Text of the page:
Sexual harassment in Thai workplaces has been attracting increased attention in recent times.

One reason for this is that the Thai government is placing more importance on workplace culture and the elimination of sexual harassment in the workplace in order to attract foreign investment. One step the government has taken with this goal in mind is legislative amendments. Laws that prohibit sexual harassment now provide broader protection for workers: previously, the Labour Protection Act only protected employees against sexual abuse, however recent amendments have extended its coverage to sexual harassment, including offensive sexual remarks. In addition, the old provisions only prohibited harassment directed towards female employees and minors, whereas the amended provisions prohibit harassment against all employees.

Another development in relation to sexual harassment in the workplace concerns litigation brought by former employees. There appears to be an increasing number of claims brought by former employees who have been summarily dismissed after they were found to have engaged in sexual harassment in the workplace. The employees dispute their employer’s right to terminate their employment and seek severance pay and payment in lieu of notice.

In a number of these cases, the employer in question has failed to include sexual harassment as a ‘serious offence’ in the work regulations or collective agreement. As a result, the dismissal was deemed to be ‘without cause’ and the employer has been required to pay severance and notice of termination or wages in lieu thereof. In the absence of the applicable work regulations or employment terms stipulating that sexual harassment is a ‘serious offence’, an employer considering dismissing an employee on the basis of sexual harassment has two options:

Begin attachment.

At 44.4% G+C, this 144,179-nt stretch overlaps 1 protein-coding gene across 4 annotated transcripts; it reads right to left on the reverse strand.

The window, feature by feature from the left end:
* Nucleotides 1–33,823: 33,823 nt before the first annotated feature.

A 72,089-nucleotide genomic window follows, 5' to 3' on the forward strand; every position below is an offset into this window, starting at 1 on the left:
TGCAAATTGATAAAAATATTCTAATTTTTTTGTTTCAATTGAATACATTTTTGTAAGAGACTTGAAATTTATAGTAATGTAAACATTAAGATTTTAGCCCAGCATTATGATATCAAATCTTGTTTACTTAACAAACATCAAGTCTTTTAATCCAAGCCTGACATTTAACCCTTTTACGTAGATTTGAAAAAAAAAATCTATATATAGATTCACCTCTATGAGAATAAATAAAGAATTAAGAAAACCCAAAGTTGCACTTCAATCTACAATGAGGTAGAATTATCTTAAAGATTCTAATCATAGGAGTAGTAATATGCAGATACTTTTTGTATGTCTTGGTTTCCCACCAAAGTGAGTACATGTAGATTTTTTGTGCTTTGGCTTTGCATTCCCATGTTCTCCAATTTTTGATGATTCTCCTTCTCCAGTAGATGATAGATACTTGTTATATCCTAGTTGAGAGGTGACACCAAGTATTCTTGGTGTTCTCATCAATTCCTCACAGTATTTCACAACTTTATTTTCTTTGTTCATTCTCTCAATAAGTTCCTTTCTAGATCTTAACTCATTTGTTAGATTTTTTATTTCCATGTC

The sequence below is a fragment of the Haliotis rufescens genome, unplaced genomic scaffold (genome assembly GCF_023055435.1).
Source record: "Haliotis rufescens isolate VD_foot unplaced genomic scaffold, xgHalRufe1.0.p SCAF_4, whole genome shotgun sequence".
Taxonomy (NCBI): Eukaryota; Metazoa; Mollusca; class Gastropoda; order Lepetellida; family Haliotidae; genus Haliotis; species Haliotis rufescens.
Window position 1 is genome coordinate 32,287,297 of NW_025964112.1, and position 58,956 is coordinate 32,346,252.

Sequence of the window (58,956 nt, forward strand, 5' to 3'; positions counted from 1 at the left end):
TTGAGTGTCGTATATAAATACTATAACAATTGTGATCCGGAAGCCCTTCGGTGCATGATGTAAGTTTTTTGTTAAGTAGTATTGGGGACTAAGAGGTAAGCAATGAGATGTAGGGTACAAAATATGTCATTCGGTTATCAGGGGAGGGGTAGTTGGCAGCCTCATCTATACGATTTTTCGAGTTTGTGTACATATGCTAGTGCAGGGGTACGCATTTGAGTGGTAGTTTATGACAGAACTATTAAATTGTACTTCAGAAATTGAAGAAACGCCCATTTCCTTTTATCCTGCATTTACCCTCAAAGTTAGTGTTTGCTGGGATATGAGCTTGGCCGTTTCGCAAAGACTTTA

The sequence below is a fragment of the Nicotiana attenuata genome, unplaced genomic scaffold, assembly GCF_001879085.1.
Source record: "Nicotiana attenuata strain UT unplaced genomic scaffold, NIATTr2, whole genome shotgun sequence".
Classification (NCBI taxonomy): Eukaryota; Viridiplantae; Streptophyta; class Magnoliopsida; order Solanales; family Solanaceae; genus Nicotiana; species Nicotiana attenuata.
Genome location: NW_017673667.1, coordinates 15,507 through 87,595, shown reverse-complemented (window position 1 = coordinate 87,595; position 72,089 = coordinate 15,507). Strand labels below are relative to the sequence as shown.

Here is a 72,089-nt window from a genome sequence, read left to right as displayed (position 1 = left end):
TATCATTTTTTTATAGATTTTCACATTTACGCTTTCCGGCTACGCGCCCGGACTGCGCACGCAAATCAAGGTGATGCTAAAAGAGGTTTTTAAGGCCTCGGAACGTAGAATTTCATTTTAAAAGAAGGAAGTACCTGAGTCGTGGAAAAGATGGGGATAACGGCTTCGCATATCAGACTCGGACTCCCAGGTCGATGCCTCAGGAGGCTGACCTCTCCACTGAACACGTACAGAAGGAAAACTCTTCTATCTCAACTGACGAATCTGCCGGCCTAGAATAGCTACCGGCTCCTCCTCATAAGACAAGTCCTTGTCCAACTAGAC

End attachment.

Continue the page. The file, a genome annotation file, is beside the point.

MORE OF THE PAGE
1. give a prior written warning that the conduct constitutes the offence of sexual harassment; if the employee repeats the offence within a year, terminate the employee ‘with cause’ and avoid paying severance;
  2. terminate the employee ‘without cause’ and risk paying severance and payment in lieu of notice.

If an employer has not stipulated that sexual harassment is a ‘serious offence’ and does not provide a prior written warning or payment in lieu of notice and severance, it is still open to the Labour Court to determine that the sexual harassment was serious enough to justify termination. However as this determination is made on a case-by-case basis, the employer is at risk of an adverse finding.

Employers should be aware of the broader prohibitions against sexual harassment under the Labour Protection Act and ensure they have appropriate policies and training in place.

Actions for employers

Employers should consider reviewing (and if necessary revising) their work regulations or employment terms to ensure that sexual harassment is included in the list of serious offences. This inclusion allows an employer to dismiss an employee “with cause” (i.e. without notice of termination) if they have engaged in sexual harassment in the workplace.